- September 24, 2021
Change. It’s something we’ve all grown accustomed to in recent decades, but it doesn’t exist in isolation, and it doesn’t always travel in a straight line.
As the pace of technological advancement accelerates year-on-year, and a growing number of industries increasingly rely on digital solutions to solve their problems, change has become the norm.
With the fourth industrial revolution well underway, we’ve already seen a massive expansion in the use of robotics, machine learning and automated decision making; a ‘digital by default’ approach to many areas within customer service; and communication via a virtual medium becoming the preferred method of contact. We are now more than ever spending less time ‘face-to-face’. It’s not surprising then, that even before the pandemic, remote working was becoming more and more popular. And, according to the Office for National Statistics, almost half of all employees were working from home immediately following the pandemic.
If the pandemic has accelerated the pace at which we find ourselves making use of virtual meetings; collaborating in real time from afar; and working on an ever more remote and flexible basis, then effectively capturing how such changes have, and will continue to, impact individual ways of working, operations, logistics and resourcing, will likely to be one of the key areas of focus for a significant number of sectors. This is true of both those adapting to change and those seeking opportunity from it.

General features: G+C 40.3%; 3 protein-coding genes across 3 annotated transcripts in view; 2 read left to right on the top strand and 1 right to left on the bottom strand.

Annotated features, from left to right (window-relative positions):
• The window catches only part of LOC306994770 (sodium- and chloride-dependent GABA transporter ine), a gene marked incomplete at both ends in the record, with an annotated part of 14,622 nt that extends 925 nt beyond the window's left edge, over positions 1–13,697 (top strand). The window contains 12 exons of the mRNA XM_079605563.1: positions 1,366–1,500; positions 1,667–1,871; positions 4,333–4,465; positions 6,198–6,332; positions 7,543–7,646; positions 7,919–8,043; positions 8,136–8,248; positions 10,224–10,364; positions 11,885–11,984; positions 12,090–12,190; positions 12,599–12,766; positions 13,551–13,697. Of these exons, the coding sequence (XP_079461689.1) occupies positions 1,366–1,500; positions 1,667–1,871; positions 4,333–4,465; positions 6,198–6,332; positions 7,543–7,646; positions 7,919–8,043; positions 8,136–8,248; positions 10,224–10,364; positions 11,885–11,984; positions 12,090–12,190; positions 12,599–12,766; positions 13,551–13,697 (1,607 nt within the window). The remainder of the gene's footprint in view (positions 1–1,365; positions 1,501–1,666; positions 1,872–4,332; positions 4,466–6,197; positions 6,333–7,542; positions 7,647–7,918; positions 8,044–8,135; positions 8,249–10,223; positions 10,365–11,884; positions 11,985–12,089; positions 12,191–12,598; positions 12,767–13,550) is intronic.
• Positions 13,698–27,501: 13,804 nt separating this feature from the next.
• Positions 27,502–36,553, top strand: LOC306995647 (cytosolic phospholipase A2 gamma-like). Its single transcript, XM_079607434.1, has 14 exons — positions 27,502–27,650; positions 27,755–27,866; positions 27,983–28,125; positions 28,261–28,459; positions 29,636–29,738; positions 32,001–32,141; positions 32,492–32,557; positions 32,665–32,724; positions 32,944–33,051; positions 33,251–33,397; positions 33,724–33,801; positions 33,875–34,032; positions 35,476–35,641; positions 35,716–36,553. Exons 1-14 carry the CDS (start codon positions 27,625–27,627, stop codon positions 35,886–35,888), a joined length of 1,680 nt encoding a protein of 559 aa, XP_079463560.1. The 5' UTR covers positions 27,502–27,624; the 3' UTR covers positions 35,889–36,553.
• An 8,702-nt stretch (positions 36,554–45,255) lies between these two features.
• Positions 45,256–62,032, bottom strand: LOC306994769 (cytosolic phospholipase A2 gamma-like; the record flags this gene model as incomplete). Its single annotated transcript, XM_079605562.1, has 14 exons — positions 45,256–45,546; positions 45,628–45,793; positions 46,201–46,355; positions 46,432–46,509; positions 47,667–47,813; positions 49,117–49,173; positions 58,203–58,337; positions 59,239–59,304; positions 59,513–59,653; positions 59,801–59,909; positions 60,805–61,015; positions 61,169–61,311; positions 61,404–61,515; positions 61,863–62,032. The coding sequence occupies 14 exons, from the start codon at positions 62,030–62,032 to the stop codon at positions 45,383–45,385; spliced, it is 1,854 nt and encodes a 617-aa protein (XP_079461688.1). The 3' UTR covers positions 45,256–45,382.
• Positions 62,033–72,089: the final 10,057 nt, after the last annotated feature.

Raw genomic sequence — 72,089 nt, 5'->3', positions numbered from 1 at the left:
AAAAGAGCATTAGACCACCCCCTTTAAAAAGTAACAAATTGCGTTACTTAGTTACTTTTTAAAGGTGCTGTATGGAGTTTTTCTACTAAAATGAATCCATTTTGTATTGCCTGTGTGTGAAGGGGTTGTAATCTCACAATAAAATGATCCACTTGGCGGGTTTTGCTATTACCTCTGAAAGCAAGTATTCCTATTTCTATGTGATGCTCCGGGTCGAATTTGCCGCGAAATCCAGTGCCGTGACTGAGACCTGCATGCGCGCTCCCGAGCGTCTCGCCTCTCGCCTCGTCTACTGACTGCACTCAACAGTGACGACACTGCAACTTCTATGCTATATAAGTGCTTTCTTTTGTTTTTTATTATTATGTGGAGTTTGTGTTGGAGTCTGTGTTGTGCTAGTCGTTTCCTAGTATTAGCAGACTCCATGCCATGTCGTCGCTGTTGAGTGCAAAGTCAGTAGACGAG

To that end, an example of adaption we’ve seen, in relation to remote working specifically, centres around a question that some of us may have forgotten to ask (caught up in the novelty of being sent home for an indefinite period) … what happens if my laptop breaks? This challenge, which had before existed only by exception, has been met with innovative technical and logistical support from service providers, despite the inherent difficulties posed by remote working. Solutions include a mobile workforce of engineers, and a replacement service for stock managed by the third party. For those in the industry, risk has therefore been turned into opportunity, with take-up increasing significantly since the start of the pandemic.
Similarly, we’ve also seen an increase in the number of virtual meeting providers, remote software support services, and even tighter deadlines than before, particularly with regards to replacing faulty hardware. Even healthcare providers have taken the opportunity to provide video consultation, app-based patient solutions and digital scheduling.
But whilst new and emerging solutions are developed to help navigate such changes, none of us can be certain for how long the trend of remote working en masse will continue and, if it does, to what extent. Administering these new kinds of services, whilst ensuring they’re efficient, agile and cost effective, will require continuous planning and maximum receptiveness to any alteration in the status quo. With the ‘new normal’ looking different for so many of us, and with no certainty as to how the next several years will play out, anticipating future demand and adapting accordingly will be a significant determining factor for success.